V is for Validation – How Writers Want It

A to Z of Writing series

Are you a writer? If you answered in the affirmative, chances are that you’ve been asked these certain pissing off questions more than once:

“So what’s your REAL job?”

“You actually get money for that?”

“You must be from a rich family, right?”

Ouch! No wonder we seek validation in every nook and cranny. When non-writers make you feel so disrespected, it’s easy to feel like a nobody – like a failure. So it isn’t just the aspiring writer who suffers this way. I have more than a dozen titles on sale, articles and short stories in major publications, and so much more I could talk about with reference to my writing career BUT I still get asked such questions. Often, the person is actually unaware of how authors and freelance writers spend hours and days and months on projects. Most of them pick up books without ever considering the sweat and tears and precious time that goes into making each product. Yes, a book is a product at the end of the day.

Once you get used to answering the silly questions which nobody would ask a lawyer or engineer or software professional, the typical writer gets super focused on winning validation from the publishing industry. Literary agents. Publishers. We send e-mail after e-mail. We damage our fingers as we continue hitting the refresh option on our inbox. Sleepless nights of anxiety/prayers. Someone needs to give you a publishing contract to make you feel worthy. Or else, are you really a writer?

I say that you ARE. After I spent years praying/dreaming/tossing and turning in bed, I got a traditional publishing deal for TWO nonfiction books. The publisher was a global giant. I was on Cloud Nine. But you know what? My feeling of validation disappeared a month after my second book was launched. I went from feeling hopeful to worthy to unworthy all over again. My self-worth became tied to a document – to a brand.

A year of writing with no idea what was coming next included a dreadful experience where a person identifying herself as a literary agent, promised me a deal (on e-mail), sent me a draft contract and then stopped replying to me e-mails. I waited and waited. I didn’t sleep much as I waited. That high of getting another cool piece of document seemed nearby – until I decided to stop waiting for anyone or anything and be an authorpreneur.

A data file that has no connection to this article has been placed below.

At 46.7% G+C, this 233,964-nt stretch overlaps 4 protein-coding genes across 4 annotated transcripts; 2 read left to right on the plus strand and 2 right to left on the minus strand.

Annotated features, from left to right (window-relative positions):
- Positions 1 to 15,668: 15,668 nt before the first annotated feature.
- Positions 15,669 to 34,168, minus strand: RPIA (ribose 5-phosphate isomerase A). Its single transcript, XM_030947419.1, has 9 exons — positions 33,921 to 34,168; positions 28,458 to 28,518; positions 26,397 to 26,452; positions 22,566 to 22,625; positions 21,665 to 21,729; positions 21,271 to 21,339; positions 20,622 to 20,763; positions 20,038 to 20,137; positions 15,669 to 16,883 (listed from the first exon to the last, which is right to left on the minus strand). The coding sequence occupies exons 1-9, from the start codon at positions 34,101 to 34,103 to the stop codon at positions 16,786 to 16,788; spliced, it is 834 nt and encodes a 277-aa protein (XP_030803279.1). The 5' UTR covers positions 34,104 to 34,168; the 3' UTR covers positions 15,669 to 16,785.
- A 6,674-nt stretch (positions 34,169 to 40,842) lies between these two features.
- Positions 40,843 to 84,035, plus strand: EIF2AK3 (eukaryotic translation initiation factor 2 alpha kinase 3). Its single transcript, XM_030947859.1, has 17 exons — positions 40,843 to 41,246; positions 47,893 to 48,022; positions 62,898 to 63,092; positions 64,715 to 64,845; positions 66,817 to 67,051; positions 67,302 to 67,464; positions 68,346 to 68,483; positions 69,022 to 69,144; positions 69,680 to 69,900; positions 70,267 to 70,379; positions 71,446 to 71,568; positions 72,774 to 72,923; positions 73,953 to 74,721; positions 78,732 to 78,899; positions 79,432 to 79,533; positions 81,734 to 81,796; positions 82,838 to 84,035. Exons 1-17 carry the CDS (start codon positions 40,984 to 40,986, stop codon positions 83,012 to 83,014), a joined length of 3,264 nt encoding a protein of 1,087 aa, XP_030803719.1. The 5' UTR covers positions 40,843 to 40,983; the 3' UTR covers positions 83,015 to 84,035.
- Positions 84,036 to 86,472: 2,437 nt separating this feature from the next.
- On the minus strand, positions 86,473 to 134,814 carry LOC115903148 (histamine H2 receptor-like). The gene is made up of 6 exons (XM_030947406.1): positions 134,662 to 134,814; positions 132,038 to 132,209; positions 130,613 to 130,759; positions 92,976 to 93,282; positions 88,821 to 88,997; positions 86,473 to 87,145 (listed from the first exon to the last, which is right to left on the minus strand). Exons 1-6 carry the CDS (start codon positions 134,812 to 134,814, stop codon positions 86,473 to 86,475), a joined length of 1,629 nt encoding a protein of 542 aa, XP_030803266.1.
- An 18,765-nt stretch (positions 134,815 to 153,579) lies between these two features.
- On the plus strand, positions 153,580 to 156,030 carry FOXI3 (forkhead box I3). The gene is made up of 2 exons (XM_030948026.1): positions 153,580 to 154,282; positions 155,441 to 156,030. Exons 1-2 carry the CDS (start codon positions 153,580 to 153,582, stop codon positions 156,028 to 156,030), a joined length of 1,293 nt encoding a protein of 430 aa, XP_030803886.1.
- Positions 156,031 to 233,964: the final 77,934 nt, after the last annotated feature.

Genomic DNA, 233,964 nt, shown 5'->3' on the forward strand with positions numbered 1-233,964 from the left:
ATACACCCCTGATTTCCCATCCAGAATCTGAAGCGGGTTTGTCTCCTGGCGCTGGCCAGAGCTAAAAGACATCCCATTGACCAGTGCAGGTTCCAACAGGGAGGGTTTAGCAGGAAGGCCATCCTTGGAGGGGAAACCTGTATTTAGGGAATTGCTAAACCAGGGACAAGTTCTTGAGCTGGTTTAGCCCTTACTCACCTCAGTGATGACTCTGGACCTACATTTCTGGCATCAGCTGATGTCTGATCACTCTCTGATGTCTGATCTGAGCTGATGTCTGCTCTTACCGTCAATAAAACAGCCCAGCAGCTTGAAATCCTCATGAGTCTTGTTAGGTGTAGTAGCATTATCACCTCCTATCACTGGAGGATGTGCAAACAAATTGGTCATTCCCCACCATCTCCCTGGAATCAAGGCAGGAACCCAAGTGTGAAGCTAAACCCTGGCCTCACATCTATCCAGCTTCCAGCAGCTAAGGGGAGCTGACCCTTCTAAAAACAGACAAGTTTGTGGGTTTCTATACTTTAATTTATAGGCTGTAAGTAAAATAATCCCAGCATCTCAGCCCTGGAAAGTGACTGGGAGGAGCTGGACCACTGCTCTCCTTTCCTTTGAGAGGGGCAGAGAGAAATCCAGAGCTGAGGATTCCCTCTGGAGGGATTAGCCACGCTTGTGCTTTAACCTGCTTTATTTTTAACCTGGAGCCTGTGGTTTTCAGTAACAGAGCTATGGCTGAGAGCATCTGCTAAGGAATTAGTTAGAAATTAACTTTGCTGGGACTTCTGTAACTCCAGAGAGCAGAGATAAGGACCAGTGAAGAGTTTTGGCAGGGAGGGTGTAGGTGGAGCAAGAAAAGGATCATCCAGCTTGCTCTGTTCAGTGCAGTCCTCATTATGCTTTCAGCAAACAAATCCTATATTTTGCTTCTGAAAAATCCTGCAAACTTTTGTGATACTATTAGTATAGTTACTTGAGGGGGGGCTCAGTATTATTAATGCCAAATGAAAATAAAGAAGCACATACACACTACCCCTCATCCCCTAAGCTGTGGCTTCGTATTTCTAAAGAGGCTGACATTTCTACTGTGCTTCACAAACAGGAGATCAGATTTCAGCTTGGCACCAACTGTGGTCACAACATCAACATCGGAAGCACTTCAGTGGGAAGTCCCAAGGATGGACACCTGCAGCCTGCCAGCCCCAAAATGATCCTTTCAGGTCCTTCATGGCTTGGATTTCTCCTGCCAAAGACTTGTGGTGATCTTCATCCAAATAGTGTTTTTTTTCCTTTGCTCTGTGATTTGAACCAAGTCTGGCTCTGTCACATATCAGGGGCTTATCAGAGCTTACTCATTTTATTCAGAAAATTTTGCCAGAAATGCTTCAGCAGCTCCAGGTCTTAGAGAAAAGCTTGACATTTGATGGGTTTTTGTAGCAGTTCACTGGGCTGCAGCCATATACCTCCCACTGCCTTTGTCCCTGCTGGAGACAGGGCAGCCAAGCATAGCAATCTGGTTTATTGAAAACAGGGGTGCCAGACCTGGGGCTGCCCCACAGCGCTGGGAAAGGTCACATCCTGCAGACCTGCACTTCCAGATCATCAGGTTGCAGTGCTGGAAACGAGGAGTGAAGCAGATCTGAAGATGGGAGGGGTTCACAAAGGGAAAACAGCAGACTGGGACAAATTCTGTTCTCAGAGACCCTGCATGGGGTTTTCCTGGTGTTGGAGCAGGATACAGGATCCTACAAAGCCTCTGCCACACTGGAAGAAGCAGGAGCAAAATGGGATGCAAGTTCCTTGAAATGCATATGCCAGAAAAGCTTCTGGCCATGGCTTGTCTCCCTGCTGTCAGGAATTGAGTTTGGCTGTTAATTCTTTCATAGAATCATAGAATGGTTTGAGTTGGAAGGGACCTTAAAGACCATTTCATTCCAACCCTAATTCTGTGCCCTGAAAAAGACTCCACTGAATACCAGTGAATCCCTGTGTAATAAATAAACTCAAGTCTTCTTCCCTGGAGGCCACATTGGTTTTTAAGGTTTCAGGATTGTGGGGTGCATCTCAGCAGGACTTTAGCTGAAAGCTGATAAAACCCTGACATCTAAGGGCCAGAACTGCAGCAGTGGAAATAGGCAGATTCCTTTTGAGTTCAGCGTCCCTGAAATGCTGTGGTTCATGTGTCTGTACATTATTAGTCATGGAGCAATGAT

While my reasons for self-publishing will go into another post, I can say that self-publishing my books has worked with me. It really depends on what kind of writing career you want for yourself. What kind of content you write, how many books you can write every year, and so on.

Back to the subject of validation. GUESS WHAT? You are still going to look for it. No matter how many readers buy your books and leave sweet reviews for you, it’ll never be enough. There will ALWAYS be another author with more books and more reviews and more fans. So you could end up feeling worthy, but not worthy ENOUGH.

I hope that makes sense.

All I want new writers and unhappy writers to know is that writing is a difficult career if you don’t put your foot down and say – “Hey, I’m enough for the readers who enjoy my books, no matter how small the number of readers is. More importantly, I am more than enough for myself.”

We are writers because we love to write. Keep writing and don’t fall into the trap of comparison. It kills. Don’t stress yourself out looking for external approval. You be you and it will show in your writing and THAT is how we connect with the right readers 🙂

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2 thoughts on “V is for Validation – How Writers Want It

  1. You’ve put things in perfect focus. Why indeed should we writers feel apologetic about what we do? Yes, and comparison is odious.
    Just write for yourself and the readers who enjoy your work, no matter how small the number they may be!

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